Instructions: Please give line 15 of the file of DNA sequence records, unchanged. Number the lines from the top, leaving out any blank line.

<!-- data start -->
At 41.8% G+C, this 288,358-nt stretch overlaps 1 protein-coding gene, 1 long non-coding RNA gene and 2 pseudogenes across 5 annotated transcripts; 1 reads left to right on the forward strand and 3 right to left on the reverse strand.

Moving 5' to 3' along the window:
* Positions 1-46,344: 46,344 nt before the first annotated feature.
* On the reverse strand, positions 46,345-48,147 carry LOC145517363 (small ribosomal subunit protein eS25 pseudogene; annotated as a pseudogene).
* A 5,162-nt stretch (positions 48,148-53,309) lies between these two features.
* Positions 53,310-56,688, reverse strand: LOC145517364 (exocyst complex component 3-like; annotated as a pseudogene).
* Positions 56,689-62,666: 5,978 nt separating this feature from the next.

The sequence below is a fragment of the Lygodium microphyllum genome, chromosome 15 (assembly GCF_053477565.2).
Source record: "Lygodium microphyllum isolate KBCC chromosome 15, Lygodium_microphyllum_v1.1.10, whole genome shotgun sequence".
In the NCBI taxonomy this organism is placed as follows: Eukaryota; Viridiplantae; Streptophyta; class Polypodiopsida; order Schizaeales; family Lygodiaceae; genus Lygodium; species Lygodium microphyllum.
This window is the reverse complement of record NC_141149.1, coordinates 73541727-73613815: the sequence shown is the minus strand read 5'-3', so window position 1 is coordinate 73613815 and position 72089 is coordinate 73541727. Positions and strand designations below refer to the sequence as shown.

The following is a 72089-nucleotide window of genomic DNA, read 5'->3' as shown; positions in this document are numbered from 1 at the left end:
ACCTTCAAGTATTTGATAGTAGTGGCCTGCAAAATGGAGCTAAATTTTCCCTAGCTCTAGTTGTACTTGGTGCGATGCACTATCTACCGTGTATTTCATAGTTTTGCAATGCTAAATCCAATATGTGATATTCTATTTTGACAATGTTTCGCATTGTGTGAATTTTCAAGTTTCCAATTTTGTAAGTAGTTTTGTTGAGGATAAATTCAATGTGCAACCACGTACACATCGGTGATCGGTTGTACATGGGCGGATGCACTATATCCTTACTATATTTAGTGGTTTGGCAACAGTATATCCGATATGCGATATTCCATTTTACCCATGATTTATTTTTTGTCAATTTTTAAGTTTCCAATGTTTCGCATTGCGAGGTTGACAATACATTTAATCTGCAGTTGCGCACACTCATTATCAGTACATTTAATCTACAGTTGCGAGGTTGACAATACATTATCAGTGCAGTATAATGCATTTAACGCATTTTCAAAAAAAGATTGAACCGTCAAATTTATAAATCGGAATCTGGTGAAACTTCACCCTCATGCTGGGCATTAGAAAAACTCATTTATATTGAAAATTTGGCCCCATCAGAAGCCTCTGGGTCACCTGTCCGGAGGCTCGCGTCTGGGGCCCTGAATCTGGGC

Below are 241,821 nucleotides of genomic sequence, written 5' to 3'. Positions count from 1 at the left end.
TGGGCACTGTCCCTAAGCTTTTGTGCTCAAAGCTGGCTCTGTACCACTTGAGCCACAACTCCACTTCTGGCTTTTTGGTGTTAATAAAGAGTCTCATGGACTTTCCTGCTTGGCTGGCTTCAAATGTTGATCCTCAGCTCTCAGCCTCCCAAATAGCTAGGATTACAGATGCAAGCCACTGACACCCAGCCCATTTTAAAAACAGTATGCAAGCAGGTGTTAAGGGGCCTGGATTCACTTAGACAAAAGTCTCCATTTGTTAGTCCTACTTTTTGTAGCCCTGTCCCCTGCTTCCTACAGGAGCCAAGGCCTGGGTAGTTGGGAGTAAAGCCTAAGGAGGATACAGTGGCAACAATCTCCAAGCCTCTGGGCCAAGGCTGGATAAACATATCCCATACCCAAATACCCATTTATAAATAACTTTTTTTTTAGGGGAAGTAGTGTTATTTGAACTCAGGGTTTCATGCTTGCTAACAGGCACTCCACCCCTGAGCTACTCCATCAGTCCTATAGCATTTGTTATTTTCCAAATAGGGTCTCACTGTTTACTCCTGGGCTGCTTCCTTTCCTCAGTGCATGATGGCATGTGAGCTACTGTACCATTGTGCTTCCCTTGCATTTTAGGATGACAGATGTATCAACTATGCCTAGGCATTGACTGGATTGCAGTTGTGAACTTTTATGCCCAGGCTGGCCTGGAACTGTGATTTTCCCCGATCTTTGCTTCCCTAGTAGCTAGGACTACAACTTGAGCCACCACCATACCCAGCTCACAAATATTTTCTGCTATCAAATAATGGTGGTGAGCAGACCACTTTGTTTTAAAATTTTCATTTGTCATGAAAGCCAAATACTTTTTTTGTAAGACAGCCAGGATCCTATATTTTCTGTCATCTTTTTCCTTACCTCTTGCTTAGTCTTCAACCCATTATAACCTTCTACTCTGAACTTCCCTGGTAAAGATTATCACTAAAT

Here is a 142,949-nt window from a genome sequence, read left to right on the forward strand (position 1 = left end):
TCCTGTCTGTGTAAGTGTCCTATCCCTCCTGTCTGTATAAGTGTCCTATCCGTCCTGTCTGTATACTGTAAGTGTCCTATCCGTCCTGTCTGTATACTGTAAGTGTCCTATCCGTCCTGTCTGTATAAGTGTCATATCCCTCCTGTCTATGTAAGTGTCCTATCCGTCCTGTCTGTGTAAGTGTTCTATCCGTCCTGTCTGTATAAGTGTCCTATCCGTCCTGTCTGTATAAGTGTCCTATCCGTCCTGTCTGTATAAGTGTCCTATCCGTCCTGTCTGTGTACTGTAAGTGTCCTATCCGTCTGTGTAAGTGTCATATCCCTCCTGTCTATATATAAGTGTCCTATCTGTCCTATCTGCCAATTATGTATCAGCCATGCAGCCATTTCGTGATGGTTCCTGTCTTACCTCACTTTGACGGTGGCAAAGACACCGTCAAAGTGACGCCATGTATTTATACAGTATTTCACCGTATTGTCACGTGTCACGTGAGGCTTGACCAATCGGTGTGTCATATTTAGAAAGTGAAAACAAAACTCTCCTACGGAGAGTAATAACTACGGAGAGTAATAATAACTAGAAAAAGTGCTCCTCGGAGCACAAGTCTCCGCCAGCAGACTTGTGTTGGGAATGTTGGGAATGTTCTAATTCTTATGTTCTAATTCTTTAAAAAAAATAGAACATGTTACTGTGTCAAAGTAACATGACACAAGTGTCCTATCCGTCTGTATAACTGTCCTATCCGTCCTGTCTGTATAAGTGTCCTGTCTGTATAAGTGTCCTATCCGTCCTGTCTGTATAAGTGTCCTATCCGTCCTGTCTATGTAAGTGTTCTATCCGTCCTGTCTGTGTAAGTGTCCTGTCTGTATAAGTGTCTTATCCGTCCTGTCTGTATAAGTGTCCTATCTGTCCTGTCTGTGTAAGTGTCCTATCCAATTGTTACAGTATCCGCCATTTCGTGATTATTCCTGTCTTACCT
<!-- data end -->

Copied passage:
TGGGCACTGTCCCTAAGCTTTTGTGCTCAAAGCTGGCTCTGTACCACTTGAGCCACAACTCCACTTCTGGCTTTTTGGTGTTAATAAAGAGTCTCATGGACTTTCCTGCTTGGCTGGCTTCAAATGTTGATCCTCAGCTCTCAGCCTCCCAAATAGCTAGGATTACAGATGCAAGCCACTGACACCCAGCCCATTTTAAAAACAGTATGCAAGCAGGTGTTAAGGGGCCTGGATTCACTTAGACAAAAGTCTCCATTTGTTAGTCCTACTTTTTGTAGCCCTGTCCCCTGCTTCCTACAGGAGCCAAGGCCTGGGTAGTTGGGAGTAAAGCCTAAGGAGGATACAGTGGCAACAATCTCCAAGCCTCTGGGCCAAGGCTGGATAAACATATCCCATACCCAAATACCCATTTATAAATAACTTTTTTTTTAGGGGAAGTAGTGTTATTTGAACTCAGGGTTTCATGCTTGCTAACAGGCACTCCACCCCTGAGCTACTCCATCAGTCCTATAGCATTTGTTATTTTCCAAATAGGGTCTCACTGTTTACTCCTGGGCTGCTTCCTTTCCTCAGTGCATGATGGCATGTGAGCTACTGTACCATTGTGCTTCCCTTGCATTTTAGGATGACAGATGTATCAACTATGCCTAGGCATTGACTGGATTGCAGTTGTGAACTTTTATGCCCAGGCTGGCCTGGAACTGTGATTTTCCCCGATCTTTGCTTCCCTAGTAGCTAGGACTACAACTTGAGCCACCACCATACCCAGCTCACAAATATTTTCTGCTATCAAATAATGGTGGTGAGCAGACCACTTTGTTTTAAAATTTTCATTTGTCATGAAAGCCAAATACTTTTTTTGTAAGACAGCCAGGATCCTATATTTTCTGTCATCTTTTTCCTTACCTCTTGCTTAGTCTTCAACCCATTATAACCTTCTACTCTGAACTTCCCTGGTAAAGATTATCACTAAAT